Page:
Accredited investor-
According to the Securities and Exchange Commission,
Rule 501 of Regulation D, an accredited investor can be a bank, insurance company,
charitable establishment, or person who has an individual or joint net worth that
exceeds $1 million at the time in which an investment has been made. Individuals
who are considered to be accredited investors should have a personal income of at
least $200K in each of the two most recent years of investment or have a combined
account with a spouse in excess of $300K in each of those years. They should also
have the same expected income level in the current year. An accredited investor
can also be an employee benefit plan or a trust that has assets exceeding $5 million.

Acquisition- This is the corporate tactic whereby a large enterprise
“acquires” or obtains control of another company. This term is often
used synonymously with the word “takeover” since a larger corporation
takes control by purchasing all of the shares or assets of the smaller company.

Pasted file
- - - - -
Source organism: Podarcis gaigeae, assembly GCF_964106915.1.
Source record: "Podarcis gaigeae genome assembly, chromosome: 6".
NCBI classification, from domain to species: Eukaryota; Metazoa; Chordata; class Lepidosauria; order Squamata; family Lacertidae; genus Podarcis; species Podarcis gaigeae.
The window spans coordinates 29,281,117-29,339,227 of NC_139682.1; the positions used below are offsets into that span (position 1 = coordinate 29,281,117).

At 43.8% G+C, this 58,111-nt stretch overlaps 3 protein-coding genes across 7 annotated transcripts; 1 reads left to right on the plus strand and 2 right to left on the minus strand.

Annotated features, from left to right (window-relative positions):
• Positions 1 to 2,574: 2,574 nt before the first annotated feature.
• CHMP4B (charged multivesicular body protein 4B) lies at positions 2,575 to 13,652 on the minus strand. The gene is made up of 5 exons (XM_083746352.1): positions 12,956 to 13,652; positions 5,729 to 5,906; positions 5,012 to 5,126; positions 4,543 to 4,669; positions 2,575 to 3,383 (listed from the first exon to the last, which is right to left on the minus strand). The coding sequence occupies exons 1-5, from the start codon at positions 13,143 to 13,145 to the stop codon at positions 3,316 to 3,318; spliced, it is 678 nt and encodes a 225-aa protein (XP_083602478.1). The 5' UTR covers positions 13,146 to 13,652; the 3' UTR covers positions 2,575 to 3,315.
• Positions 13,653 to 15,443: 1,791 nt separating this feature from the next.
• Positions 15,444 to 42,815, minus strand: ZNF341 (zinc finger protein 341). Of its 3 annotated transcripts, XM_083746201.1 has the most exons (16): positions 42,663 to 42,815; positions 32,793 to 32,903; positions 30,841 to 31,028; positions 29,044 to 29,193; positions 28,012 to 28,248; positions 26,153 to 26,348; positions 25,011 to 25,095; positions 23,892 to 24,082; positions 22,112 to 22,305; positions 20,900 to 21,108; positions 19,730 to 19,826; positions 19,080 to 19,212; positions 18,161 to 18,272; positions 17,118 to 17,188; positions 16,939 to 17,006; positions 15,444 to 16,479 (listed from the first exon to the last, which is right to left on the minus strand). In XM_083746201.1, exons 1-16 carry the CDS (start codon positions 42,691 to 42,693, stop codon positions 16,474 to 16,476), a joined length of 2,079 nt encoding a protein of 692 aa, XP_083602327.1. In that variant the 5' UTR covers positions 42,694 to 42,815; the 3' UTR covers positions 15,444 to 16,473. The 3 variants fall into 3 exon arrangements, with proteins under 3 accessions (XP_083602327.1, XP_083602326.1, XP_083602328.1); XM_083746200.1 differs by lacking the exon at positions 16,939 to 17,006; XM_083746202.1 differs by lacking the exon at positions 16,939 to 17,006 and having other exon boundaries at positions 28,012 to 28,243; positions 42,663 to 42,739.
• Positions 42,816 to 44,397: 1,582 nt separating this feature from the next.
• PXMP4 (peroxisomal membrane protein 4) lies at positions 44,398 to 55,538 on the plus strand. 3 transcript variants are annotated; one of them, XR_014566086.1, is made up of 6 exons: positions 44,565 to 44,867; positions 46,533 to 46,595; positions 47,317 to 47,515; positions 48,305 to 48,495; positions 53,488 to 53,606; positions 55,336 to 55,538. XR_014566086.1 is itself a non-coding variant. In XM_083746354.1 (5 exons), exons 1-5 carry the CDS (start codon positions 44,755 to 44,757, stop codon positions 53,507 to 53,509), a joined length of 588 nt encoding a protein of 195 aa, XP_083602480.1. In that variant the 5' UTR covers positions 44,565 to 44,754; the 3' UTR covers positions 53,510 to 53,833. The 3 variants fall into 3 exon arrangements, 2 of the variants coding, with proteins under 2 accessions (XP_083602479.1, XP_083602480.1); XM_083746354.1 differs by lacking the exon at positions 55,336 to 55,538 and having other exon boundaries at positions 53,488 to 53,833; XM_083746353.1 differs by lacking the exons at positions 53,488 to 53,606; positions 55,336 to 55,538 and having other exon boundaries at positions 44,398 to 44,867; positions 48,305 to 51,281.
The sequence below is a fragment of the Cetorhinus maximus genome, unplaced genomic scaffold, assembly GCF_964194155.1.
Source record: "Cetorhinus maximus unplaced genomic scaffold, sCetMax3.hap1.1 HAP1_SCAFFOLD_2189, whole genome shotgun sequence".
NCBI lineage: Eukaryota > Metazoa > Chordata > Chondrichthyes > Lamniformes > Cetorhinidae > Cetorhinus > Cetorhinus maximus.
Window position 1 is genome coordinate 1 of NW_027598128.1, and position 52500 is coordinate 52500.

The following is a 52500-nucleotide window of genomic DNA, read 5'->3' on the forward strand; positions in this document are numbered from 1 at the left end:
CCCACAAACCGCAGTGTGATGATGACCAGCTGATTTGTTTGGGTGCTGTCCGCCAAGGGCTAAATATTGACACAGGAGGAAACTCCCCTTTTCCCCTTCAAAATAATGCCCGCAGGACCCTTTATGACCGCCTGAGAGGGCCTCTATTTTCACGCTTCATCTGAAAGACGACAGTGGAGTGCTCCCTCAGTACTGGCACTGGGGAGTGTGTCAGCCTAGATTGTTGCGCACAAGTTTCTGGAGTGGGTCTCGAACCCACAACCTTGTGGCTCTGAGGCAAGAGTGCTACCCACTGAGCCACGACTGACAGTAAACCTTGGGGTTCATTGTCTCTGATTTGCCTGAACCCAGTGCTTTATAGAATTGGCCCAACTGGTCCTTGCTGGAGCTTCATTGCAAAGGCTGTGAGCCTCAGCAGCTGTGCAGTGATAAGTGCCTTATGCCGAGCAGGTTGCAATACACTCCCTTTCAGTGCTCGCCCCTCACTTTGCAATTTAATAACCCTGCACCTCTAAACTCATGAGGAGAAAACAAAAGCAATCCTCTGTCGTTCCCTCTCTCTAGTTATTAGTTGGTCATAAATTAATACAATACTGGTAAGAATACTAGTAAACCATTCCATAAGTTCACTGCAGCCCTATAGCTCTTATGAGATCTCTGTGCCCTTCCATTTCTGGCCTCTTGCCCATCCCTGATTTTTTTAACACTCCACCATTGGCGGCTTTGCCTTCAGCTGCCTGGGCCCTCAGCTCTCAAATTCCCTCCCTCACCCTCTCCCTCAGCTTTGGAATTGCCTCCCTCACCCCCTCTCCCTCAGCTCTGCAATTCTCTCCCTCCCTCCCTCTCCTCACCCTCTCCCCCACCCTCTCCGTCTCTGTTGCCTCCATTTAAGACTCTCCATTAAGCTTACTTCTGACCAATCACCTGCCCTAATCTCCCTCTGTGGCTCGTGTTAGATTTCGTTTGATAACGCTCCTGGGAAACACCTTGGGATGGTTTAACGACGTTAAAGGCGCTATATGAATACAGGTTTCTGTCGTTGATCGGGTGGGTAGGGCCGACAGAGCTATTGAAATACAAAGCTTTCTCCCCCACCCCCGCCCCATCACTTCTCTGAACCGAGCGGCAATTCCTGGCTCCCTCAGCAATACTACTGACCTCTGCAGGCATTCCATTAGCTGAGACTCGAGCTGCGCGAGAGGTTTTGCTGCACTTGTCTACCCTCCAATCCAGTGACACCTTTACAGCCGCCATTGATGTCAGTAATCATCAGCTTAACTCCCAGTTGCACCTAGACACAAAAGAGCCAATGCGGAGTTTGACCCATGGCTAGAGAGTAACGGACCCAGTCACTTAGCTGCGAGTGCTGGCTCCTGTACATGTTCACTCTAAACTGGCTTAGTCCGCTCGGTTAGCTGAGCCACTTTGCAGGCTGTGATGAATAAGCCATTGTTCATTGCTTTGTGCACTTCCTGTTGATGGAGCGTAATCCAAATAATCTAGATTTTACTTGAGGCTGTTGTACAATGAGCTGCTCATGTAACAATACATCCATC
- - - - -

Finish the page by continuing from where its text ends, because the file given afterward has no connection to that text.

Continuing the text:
Takeovers can be either friendly or hostile, depending upon the corporate negotiations.
An example of an acquisition occurred in 1989 when Exxon acquired Mobil for $81
billion and formed ExxonMobil.

Angel financing– This term refers to the amount of capital that
independent, wealthy angel investors are able to “raise” or provide
for a particular business investment. Angel investors who provide such financing
are often not family members or friends of the business’ founders.

Angel investors– This group of people comprise of wealthy, accredited
individuals (as defined by the SEC- see “accredited investor”) who provide
necessary funding to business owners. While they are known to finance companies
in its “seed” stage, many angel investors are now investing in later-stage
enterprises. They are not related to nor are friends with their invested company’s
founders. Angel investors usually invest in businesses that need anywhere from a
few thousand dollars to up to $1 million or more, depending on the investor.

Assets- This word refers to all financial resources that a corporation
owns. Current assets can be any form of currency, including traded inventory, investments,
and checks. Fixed assets (capital assets) consist of material goods and equipment
of a company, such as the land by which the company sits on, the company building,
and technological machinery. Intangible assets mainly comprise of intellectual property
protection, copyrights, patents, etc.

Business plan-
This is a legal document that business owner’s